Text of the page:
Anyone who has purchased a new GoPro
video camera will recognize the item below - the plastic
cube that houses new GoPros inside that "bear-proof" packaging
the GoPro cameras come in. Most folks likely chucked this
packaging, but my habit is to save packaging for at least
a little while in the event I have to return an item to
GoPro Chest Mount - DIY Style
the case of this cube, I noted the black plastic base
with the custom GoPro "clip" made into it. Being the do-it-yourselfer
that I am, I wondered if it might come in handy at some
point, so I made sure to hang onto this item. Eventually,
the need arose for trying a chest mount with my GoPro,
so I headed for the store and checked out GoPro's "Chesty"
product. But after taking a look at their $40 mount, bells went off in my head. The bracket of their "Chesty" mount was essentially the same thing as this black plastic base from the cube, shown at right below.
could see that all I needed was about $3.00 worth of black
web strapping and a couple of snap buckles for $5.00-$8.00
and I could turn this into a perfectly suitable chest
mount. I already had on hand some snap buckles and ladder
locks (for adjusting strap length) which I use often to
make various straps.
was a simple matter to cut four slots in the mounting
base with my Dremel roto-tool, and cut off the corners
of the base so there would be nothing sharp to poke me.
If you don't have a roto-tool, you can make the slots
easily by drilling a string of 3/16 or 1/4 inch holes
closely together. Then snip out between the holes and
file the edges smooth to shape the slots. I smoothed the
edges of the cutouts and corners with a cardboard fingernail
file to avoid any abrasion of the webbing or clothing.
A fine metal file will do nicely as well.
I went about cutting the webbing, and sewing the webbing
and buckles, and attaching them to the slots in the mounting
base. I used a combination of 1 inch and 3/4 inch webbing
and buckles, but you could use up to 1-1/2 inch webbing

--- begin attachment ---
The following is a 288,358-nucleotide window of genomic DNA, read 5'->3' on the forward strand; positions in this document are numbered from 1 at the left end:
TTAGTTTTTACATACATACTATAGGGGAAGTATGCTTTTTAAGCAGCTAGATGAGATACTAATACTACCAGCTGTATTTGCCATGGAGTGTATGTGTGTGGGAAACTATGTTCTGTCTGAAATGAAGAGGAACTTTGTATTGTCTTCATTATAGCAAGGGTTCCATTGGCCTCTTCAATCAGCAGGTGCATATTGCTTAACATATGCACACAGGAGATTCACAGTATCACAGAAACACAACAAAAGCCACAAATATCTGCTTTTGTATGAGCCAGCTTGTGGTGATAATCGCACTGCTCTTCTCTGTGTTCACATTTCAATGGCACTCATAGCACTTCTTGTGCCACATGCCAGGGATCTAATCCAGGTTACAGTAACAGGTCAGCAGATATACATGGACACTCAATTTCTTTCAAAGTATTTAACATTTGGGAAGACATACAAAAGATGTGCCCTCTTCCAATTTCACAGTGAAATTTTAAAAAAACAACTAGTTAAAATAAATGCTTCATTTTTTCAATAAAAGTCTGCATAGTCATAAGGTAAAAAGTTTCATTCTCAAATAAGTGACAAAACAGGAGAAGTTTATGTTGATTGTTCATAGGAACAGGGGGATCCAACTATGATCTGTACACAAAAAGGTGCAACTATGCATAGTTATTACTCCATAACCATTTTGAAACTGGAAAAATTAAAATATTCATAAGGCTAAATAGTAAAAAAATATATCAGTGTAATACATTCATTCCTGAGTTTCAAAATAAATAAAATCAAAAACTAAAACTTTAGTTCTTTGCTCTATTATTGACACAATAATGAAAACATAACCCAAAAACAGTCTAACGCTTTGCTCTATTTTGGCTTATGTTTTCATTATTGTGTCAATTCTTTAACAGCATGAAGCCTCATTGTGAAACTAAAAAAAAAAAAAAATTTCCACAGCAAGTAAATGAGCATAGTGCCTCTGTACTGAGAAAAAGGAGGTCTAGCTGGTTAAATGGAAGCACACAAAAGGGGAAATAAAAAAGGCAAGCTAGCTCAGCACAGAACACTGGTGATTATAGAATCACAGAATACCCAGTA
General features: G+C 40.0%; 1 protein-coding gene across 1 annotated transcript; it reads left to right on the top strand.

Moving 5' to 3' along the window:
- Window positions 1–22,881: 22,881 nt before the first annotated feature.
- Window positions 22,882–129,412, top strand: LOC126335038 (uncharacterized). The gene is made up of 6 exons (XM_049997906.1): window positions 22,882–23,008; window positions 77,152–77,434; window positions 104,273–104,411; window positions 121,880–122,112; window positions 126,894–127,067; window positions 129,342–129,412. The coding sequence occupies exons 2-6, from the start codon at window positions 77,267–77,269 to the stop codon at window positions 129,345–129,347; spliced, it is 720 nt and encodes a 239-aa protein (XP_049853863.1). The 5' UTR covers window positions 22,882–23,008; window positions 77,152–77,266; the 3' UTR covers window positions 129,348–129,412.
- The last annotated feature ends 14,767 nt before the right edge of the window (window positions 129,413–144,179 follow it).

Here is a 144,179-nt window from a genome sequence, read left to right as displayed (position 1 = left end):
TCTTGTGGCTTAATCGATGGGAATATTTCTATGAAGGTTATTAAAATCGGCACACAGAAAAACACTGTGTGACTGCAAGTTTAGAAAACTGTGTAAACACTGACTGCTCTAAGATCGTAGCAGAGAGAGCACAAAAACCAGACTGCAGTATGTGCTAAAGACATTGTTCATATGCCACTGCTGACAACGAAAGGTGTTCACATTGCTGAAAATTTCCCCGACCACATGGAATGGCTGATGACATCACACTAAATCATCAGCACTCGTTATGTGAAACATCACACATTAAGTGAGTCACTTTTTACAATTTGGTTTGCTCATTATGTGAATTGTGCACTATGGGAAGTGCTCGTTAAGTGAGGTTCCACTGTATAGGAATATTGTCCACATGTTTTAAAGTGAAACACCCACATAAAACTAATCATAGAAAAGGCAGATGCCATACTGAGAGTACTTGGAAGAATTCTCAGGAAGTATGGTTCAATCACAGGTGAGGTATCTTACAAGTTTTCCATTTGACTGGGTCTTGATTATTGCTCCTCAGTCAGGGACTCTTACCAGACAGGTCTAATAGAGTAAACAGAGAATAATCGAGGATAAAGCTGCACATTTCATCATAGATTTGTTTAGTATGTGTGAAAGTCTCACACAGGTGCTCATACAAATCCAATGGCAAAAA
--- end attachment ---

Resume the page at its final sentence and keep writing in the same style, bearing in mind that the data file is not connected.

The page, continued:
for the chest strap if you wished. You may be able to
press into service some old straps or belts from unused
bags, kids backpacks, etc., for part of your strapping.
Make use of whatever you have. I get my buckles and webbing
from REI outdoor outfitters, though I imagine the items
can also be ordered online.
I won't attempt to go into
detail about the straps, buckles and ladder locks. You
can take a look at the GoPro Chesty, and look over my
photos below of the finished chest mount to decide how
you wish to go about making the straps. Mine are not exactly
like the GoPro product, as I had no molded "Y" connector
for behind the neck, or other preformed connectors. I
just made do with what I had, using a little common sense.
Don't forget to take into account how the adjustments
will work, allowing for the straps to slip through each
other if necessary. I did allow for considerable sizing
adjustment for use over a heavy coat.
would note that if you will be using yours for "extreme"
activities, you might consider the manufactured GoPro
Chesty product. I would assume it is designed for the
considerable stresses that might be encountered with such
activities as extreme sports. I have no plans to use mine
for anything more demanding than hiking or paddling, so
I feel confident it will be more than sufficiently sturdy
for my needs.
project turned out to be easier than I expected, and was
completed in a single day of on and off work - perhaps
4 hours total - some of which was spent more or less pondering
how to go about its construction. For less than $10 invested
in materials for a camera chest mount, I was very well
pleased with the results.
You might also check out my
article on making a Rotating
GoPro Camera Mount for a kayak.